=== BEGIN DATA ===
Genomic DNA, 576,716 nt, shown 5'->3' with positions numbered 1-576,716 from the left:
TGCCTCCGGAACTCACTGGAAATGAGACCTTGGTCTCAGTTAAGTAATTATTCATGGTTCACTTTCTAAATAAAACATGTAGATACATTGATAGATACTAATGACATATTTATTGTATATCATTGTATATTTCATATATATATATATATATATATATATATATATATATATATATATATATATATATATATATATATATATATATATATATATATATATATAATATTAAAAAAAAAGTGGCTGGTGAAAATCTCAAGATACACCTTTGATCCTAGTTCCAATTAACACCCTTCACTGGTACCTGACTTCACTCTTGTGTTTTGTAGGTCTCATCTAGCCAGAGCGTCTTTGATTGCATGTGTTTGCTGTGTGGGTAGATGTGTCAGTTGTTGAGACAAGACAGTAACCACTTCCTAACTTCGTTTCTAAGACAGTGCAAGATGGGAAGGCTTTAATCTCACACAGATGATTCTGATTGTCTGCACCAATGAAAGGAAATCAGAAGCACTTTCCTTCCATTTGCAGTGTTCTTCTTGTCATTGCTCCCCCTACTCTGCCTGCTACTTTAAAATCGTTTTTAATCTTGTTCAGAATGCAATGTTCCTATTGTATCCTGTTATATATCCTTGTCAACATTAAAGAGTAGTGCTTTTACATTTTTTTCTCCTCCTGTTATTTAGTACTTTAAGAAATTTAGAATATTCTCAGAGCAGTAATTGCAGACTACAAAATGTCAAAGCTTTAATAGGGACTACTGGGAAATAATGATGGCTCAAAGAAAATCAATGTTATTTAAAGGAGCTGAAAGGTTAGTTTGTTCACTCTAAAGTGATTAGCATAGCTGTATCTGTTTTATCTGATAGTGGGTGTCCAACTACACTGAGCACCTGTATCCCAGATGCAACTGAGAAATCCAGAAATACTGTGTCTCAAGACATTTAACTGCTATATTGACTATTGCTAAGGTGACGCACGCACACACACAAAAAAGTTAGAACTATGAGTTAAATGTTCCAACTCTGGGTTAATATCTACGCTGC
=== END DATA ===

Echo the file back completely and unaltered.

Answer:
Genomic DNA, 576,716 nt, shown 5'->3' with positions numbered 1-576,716 from the left:
TGCCTCCGGAACTCACTGGAAATGAGACCTTGGTCTCAGTTAAGTAATTATTCATGGTTCACTTTCTAAATAAAACATGTAGATACATTGATAGATACTAATGACATATTTATTGTATATCATTGTATATTTCATATATATATATATATATATATATATATATATATATATATATATATATATATATATATATATATATATATATATATATATATATATATAATATTAAAAAAAAAGTGGCTGGTGAAAATCTCAAGATACACCTTTGATCCTAGTTCCAATTAACACCCTTCACTGGTACCTGACTTCACTCTTGTGTTTTGTAGGTCTCATCTAGCCAGAGCGTCTTTGATTGCATGTGTTTGCTGTGTGGGTAGATGTGTCAGTTGTTGAGACAAGACAGTAACCACTTCCTAACTTCGTTTCTAAGACAGTGCAAGATGGGAAGGCTTTAATCTCACACAGATGATTCTGATTGTCTGCACCAATGAAAGGAAATCAGAAGCACTTTCCTTCCATTTGCAGTGTTCTTCTTGTCATTGCTCCCCCTACTCTGCCTGCTACTTTAAAATCGTTTTTAATCTTGTTCAGAATGCAATGTTCCTATTGTATCCTGTTATATATCCTTGTCAACATTAAAGAGTAGTGCTTTTACATTTTTTTCTCCTCCTGTTATTTAGTACTTTAAGAAATTTAGAATATTCTCAGAGCAGTAATTGCAGACTACAAAATGTCAAAGCTTTAATAGGGACTACTGGGAAATAATGATGGCTCAAAGAAAATCAATGTTATTTAAAGGAGCTGAAAGGTTAGTTTGTTCACTCTAAAGTGATTAGCATAGCTGTATCTGTTTTATCTGATAGTGGGTGTCCAACTACACTGAGCACCTGTATCCCAGATGCAACTGAGAAATCCAGAAATACTGTGTCTCAAGACATTTAACTGCTATATTGACTATTGCTAAGGTGACGCACGCACACACACAAAAAAGTTAGAACTATGAGTTAAATGTTCCAACTCTGGGTTAATATCTACGCTGC